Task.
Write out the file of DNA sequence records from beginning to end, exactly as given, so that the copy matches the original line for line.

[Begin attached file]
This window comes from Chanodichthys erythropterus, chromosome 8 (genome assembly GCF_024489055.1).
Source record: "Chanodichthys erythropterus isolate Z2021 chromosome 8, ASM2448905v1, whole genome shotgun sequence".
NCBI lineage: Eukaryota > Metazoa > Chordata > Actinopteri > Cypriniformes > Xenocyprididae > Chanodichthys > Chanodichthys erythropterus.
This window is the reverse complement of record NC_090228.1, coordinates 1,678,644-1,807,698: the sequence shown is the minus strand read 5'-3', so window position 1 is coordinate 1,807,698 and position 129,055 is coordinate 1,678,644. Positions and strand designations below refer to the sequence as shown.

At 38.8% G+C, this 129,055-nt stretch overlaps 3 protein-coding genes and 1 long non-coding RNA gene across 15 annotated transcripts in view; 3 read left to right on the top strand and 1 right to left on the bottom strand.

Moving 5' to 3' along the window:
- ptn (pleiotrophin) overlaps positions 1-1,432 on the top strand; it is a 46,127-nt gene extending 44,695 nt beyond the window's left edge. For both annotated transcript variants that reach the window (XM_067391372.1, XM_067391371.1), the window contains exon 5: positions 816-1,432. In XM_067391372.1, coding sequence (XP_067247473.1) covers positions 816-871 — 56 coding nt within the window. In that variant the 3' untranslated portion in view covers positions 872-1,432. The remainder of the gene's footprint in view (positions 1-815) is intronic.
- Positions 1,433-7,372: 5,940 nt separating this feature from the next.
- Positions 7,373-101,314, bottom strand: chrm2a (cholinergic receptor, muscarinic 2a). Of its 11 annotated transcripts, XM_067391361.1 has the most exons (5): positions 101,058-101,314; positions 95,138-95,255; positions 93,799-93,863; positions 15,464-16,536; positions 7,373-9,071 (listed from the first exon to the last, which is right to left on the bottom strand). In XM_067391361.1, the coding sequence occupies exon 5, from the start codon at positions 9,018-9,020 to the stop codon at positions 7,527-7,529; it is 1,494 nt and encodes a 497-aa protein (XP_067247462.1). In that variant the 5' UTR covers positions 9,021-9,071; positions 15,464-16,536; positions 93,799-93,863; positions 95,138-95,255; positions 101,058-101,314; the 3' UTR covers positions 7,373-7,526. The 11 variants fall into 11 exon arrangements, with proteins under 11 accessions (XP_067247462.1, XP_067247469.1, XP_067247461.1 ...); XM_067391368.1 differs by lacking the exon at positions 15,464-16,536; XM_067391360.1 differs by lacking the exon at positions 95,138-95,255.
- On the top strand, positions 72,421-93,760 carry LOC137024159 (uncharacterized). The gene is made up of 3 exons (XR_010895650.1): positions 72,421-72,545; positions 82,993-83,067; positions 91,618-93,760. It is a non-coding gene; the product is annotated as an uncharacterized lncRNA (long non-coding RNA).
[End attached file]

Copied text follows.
This window comes from Chanodichthys erythropterus, chromosome 8 (genome assembly GCF_024489055.1).
Source record: "Chanodichthys erythropterus isolate Z2021 chromosome 8, ASM2448905v1, whole genome shotgun sequence".
NCBI lineage: Eukaryota > Metazoa > Chordata > Actinopteri > Cypriniformes > Xenocyprididae > Chanodichthys > Chanodichthys erythropterus.
This window is the reverse complement of record NC_090228.1, coordinates 1,678,644-1,807,698: the sequence shown is the minus strand read 5'-3', so window position 1 is coordinate 1,807,698 and position 129,055 is coordinate 1,678,644. Positions and strand designations below refer to the sequence as shown.

At 38.8% G+C, this 129,055-nt stretch overlaps 3 protein-coding genes and 1 long non-coding RNA gene across 15 annotated transcripts in view; 3 read left to right on the top strand and 1 right to left on the bottom strand.

Moving 5' to 3' along the window:
- ptn (pleiotrophin) overlaps positions 1-1,432 on the top strand; it is a 46,127-nt gene extending 44,695 nt beyond the window's left edge. For both annotated transcript variants that reach the window (XM_067391372.1, XM_067391371.1), the window contains exon 5: positions 816-1,432. In XM_067391372.1, coding sequence (XP_067247473.1) covers positions 816-871 — 56 coding nt within the window. In that variant the 3' untranslated portion in view covers positions 872-1,432. The remainder of the gene's footprint in view (positions 1-815) is intronic.
- Positions 1,433-7,372: 5,940 nt separating this feature from the next.
- Positions 7,373-101,314, bottom strand: chrm2a (cholinergic receptor, muscarinic 2a). Of its 11 annotated transcripts, XM_067391361.1 has the most exons (5): positions 101,058-101,314; positions 95,138-95,255; positions 93,799-93,863; positions 15,464-16,536; positions 7,373-9,071 (listed from the first exon to the last, which is right to left on the bottom strand). In XM_067391361.1, the coding sequence occupies exon 5, from the start codon at positions 9,018-9,020 to the stop codon at positions 7,527-7,529; it is 1,494 nt and encodes a 497-aa protein (XP_067247462.1). In that variant the 5' UTR covers positions 9,021-9,071; positions 15,464-16,536; positions 93,799-93,863; positions 95,138-95,255; positions 101,058-101,314; the 3' UTR covers positions 7,373-7,526. The 11 variants fall into 11 exon arrangements, with proteins under 11 accessions (XP_067247462.1, XP_067247469.1, XP_067247461.1 ...); XM_067391368.1 differs by lacking the exon at positions 15,464-16,536; XM_067391360.1 differs by lacking the exon at positions 95,138-95,255.
- On the top strand, positions 72,421-93,760 carry LOC137024159 (uncharacterized). The gene is made up of 3 exons (XR_010895650.1): positions 72,421-72,545; positions 82,993-83,067; positions 91,618-93,760. It is a non-coding gene; the product is annotated as an uncharacterized lncRNA (long non-coding RNA).